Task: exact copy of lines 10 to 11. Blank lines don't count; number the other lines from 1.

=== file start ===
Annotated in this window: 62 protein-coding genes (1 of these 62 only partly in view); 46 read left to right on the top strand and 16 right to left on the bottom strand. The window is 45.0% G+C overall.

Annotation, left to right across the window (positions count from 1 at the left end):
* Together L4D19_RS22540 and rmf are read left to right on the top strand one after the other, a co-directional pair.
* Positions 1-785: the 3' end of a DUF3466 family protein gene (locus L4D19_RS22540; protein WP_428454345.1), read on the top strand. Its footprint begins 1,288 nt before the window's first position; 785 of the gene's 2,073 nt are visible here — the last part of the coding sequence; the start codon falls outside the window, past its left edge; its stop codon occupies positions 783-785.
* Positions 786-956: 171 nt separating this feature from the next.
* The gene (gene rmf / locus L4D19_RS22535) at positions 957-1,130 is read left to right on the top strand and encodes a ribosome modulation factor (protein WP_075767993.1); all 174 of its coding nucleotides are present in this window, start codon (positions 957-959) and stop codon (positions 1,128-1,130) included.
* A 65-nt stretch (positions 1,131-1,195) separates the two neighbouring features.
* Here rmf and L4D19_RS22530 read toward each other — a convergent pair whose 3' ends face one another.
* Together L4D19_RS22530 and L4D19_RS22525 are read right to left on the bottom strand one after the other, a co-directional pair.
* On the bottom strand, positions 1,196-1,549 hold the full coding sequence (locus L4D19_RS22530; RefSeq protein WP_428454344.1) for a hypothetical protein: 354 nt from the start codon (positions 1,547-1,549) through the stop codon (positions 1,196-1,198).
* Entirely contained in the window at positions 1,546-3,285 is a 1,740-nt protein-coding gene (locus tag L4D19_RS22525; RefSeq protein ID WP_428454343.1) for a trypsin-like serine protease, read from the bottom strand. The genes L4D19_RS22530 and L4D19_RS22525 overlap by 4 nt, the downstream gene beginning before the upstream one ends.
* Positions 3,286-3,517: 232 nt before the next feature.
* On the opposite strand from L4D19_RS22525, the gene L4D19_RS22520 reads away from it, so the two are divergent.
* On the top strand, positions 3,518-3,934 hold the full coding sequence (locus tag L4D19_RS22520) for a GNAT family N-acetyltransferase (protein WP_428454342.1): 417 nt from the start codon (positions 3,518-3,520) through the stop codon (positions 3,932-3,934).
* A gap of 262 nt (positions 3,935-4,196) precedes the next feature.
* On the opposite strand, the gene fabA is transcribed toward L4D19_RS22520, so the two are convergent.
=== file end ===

* On the bottom strand, positions 1,196-1,549 hold the full coding sequence (locus L4D19_RS22530; RefSeq protein WP_428454344.1) for a hypothetical protein: 354 nt from the start codon (positions 1,547-1,549) through the stop codon (positions 1,196-1,198).
* Entirely contained in the window at positions 1,546-3,285 is a 1,740-nt protein-coding gene (locus tag L4D19_RS22525; RefSeq protein ID WP_428454343.1) for a trypsin-like serine protease, read from the bottom strand. The genes L4D19_RS22530 and L4D19_RS22525 overlap by 4 nt, the downstream gene beginning before the upstream one ends.